When she was little, Tanya Plibersek had only two “special” dresses: one was inherited from her cousin, whom she idolized, and the other was made by her aunt.

Now she is one of Canberra’s most fashion-forward women, hard to miss in the halls of Parliament in her colorful two-piece pantsuits.

Speaking at the launch of eBay’s Circular Fashion Fund on Wednesday morning, the Environment Minister confessed that she is far from perfect when it comes to her fashion choices, but said that all consumers, along with businesses and Governments have a role to play in promoting sustainable fashion.

“The scenario, you’ve all seen it, and occasionally you’ve done it: You’re scrolling through social media and you see an outfit worn by an influencer. You buy it with the click of a button,” he said.

‘It becomes one of the 56 items of clothing the average Australian buys in a year. You wear it maybe once or twice before it loses its shape, or you decide it doesn’t fit you.’

Speaking at eBay’s Circular Fashion Fund expo on Wednesday, Tanya Plibersek confessed that she is far from perfect when it comes to her fashion choices, but said that all consumers, along with businesses and governments, have a role to play in promoting sustainable fashion choices.

Tanya Plibersek’s passion for fashion began as a child (pictured in her favorite dress)

Plibersek told the crowd that most Australians are trying to do the right thing from now on. They put it in a bag with the rest of the unwanted clothes and take it to a charity bin.

“But like most Australian charities at the moment, they are overwhelmed by the volume of low-quality fast fashion they end up with.” There is no market for it and it ends up in landfills.’

Plibersek shared her personal relationship with fashion growing up.

In stark contrast to many of today’s girls, she had two nice dresses that “made her feel like a princess.” One was secondhand and the other was handmade.

“Those really special things that you love and treasure,” he said.

“Back then, clothing was high quality and the expectation was that it would last for years or decades.”

In fact, Plibersek said that even today, in 2024, he still owns, wears and cares for clothes he bought in the 1980s, 40 years ago.

He noted that biker shorts and slip dresses are back in fashion, and that the biggest difference between today’s fashion and that of the 1980s is “the extraordinary acceleration of production and consumption.”

Now she is one of Canberra’s most fashion-forward women, hard to miss in the halls of Parliament in her colorful two-piece pantsuits.

“Increased affordability of clothing is a good thing”

Ms Plibersek has no problem with the downward pressure placed on clothing prices, which is, in part, a response to the wide range of options now available on the market.

“Parents should not have to choose between paying the electricity bill and buying a new pair of shoes for school,” he said.

The problem, he argued, is in the promotion of “throwaway culture.”

It is marketing strategies that tell us that we must buy a new suit for every event, that we must have the latest trend to be fashionable, which is the root cause of the problems facing the industry.

‘We’re not talking about someone who buys a cheap t-shirt that their kids wear over and over again to school. That’s fine,’ she said. ‘There is certainly an unequivocal place for that.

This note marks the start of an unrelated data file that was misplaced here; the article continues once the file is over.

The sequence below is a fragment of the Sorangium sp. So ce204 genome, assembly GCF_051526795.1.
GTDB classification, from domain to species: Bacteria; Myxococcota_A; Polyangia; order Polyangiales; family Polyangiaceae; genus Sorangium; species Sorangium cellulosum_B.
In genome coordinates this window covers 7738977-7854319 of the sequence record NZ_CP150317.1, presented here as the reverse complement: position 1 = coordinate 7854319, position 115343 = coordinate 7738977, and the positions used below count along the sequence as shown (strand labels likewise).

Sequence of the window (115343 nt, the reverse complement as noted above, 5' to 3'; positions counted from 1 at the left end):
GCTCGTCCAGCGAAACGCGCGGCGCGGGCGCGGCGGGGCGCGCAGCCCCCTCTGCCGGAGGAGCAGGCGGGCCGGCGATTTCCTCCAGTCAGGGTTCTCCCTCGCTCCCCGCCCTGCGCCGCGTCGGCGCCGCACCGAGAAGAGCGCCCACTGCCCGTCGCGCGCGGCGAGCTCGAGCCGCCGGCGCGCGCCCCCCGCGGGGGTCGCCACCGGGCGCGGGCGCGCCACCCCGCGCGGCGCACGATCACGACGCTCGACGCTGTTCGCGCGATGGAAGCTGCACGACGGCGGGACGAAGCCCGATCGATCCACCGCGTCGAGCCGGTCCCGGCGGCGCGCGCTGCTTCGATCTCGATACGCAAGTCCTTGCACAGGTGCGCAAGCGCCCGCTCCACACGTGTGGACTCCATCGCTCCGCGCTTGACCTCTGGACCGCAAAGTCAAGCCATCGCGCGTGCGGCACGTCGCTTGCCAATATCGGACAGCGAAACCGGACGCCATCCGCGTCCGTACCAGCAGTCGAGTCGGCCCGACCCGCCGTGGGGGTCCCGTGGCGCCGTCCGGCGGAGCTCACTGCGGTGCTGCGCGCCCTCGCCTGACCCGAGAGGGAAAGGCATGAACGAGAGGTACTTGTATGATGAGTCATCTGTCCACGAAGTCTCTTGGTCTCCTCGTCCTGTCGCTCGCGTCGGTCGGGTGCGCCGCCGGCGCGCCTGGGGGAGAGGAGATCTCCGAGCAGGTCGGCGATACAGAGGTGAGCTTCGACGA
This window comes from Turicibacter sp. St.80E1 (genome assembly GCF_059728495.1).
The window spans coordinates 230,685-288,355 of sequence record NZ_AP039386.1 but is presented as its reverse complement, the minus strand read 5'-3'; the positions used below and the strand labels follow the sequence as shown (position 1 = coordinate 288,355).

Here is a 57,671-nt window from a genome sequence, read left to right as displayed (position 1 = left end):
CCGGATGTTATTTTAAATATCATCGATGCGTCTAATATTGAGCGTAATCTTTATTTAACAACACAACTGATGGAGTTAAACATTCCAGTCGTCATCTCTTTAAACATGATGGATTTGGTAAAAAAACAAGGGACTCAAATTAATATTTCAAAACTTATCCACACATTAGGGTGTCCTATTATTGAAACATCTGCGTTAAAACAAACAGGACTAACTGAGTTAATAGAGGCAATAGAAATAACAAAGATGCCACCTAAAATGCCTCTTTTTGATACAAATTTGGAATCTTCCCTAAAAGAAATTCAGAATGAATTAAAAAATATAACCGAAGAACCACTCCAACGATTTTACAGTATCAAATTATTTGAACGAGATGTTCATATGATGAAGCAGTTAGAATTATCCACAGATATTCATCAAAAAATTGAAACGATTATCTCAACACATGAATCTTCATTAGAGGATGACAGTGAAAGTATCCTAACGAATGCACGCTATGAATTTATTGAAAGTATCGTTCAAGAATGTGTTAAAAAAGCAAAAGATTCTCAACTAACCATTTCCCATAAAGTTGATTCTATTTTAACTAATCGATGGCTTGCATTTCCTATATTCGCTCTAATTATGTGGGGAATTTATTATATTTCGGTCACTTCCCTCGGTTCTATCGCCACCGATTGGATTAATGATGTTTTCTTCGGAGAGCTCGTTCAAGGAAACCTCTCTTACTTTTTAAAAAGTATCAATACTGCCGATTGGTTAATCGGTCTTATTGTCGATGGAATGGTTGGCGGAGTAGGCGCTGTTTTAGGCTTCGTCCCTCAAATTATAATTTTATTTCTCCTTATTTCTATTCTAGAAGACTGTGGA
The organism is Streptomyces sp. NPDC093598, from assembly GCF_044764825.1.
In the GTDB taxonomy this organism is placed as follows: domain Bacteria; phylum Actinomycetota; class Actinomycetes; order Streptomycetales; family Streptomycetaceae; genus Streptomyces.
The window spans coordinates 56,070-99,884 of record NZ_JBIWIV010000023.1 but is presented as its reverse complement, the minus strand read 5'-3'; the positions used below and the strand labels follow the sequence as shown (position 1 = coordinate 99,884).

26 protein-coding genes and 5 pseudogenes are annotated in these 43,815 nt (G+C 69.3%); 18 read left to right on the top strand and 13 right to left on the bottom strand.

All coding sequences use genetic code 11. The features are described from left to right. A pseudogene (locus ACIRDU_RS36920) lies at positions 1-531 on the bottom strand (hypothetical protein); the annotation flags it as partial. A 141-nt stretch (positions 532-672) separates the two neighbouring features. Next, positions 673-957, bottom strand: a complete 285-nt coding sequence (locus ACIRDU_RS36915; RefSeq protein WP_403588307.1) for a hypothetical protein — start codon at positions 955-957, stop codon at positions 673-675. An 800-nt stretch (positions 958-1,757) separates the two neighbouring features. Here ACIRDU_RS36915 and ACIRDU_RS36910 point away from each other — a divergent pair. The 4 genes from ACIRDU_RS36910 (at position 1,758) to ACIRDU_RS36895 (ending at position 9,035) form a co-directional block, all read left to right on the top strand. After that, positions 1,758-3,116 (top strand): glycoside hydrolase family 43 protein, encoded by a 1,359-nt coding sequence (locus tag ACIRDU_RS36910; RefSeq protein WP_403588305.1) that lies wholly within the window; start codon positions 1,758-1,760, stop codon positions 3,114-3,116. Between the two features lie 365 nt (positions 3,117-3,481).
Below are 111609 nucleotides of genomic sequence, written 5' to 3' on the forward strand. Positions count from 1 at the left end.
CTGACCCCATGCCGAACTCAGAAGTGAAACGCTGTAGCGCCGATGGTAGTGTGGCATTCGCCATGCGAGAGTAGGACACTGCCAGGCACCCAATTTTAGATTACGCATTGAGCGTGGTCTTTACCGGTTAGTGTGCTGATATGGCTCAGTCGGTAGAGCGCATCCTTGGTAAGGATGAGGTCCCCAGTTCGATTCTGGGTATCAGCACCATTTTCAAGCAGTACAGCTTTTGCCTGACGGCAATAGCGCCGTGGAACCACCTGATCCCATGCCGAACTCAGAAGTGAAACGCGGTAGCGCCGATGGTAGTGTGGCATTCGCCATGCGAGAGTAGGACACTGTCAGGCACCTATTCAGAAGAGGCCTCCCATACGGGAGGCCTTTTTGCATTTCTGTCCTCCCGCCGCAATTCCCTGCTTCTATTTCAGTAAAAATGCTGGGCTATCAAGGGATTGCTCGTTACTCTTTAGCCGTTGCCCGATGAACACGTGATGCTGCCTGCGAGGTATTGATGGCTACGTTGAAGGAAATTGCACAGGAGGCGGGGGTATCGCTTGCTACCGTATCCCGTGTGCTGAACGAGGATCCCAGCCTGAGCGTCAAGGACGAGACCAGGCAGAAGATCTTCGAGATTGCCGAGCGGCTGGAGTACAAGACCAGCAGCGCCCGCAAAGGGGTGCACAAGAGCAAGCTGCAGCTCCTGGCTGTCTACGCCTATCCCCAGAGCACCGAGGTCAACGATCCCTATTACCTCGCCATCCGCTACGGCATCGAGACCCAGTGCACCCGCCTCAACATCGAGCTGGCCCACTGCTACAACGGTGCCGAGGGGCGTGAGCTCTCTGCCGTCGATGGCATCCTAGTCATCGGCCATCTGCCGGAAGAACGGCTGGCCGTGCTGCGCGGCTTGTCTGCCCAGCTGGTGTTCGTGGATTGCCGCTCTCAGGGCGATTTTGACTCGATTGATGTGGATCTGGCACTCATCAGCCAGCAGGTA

‘I’m talking about a system where people buy something, use it once and it ends up in landfill. There’s too much of that.’

Poisoning the world with good intentions

Australian charities spend millions of dollars each year sorting and managing donations they receive that are not fit for purpose.

Plibersek said consumers often have the best intentions when they bring their used clothing to donation stores, but the reality is that many can’t keep up with the large amount of clothing they receive.

“This is money those charities should be spending on helping Australians in need,” he said.

“Not dealing with our guilt for parting with our single-use garment.”

To put it in perspective, Plibersek told the crowd that products made from synthetic fibers will take 500 years to decompose.

‘Those yoga pants made with carbon fuels will outlast you for many centuries.

“Our beautiful natural world has become a dumping ground for clothing that we can no longer even call used, because the relationship with that garment was so brief that it can hardly be called love.”

Plibersek said consumers often have the best of intentions when they take their used clothing to donation stores, but the reality is that many can’t keep up with the large amount of clothing they receive and end up in the landfill.

Plibersek told the crowd that products made from synthetic fibers will take 500 years to decompose.

The eBay Solution and the Way Forward

On Wednesday, eBay awarded $200,000 in prizes to three companies committed to promoting and improving circularity in the fashion industry.

First prize winner Dempstah recycles Australian textile waste into freshly spun yarn, giving it a new life.

This yarn can be made into knitwear, home goods and furniture.

Founder Guy said he hopes to establish a factory in Tasmania to encourage local production and create more local and environmentally friendly textile jobs.

Ms Plibersek said: “If we can extend the life cycle of clothing, if we can repair it, sell it or reuse it, that’s fantastic.”

First prize winner Dempstah recycles Australian textile waste into freshly spun yarn, giving it a new life.

Founder Guy said he hopes to establish a factory in Tasmania to encourage local production and create more local and environmentally friendly textile jobs.

‘Can we exchange clothes? Can we rent them? Can we embrace saving, as my children have done?

The Environment Minister said that increasing the life of a shirt by a factor of three (from an average of 20 uses to 60) reduces that piece’s water and carbon footprint by 66 per cent.

“As someone who still uses things I bought in the ’80s, that makes me very happy,” he said.

“The fashion industry that makes a profit has to be responsible for doing better for the environment…We shouldn’t have to rely solely on consumer preferences to change the way we consume fashion.”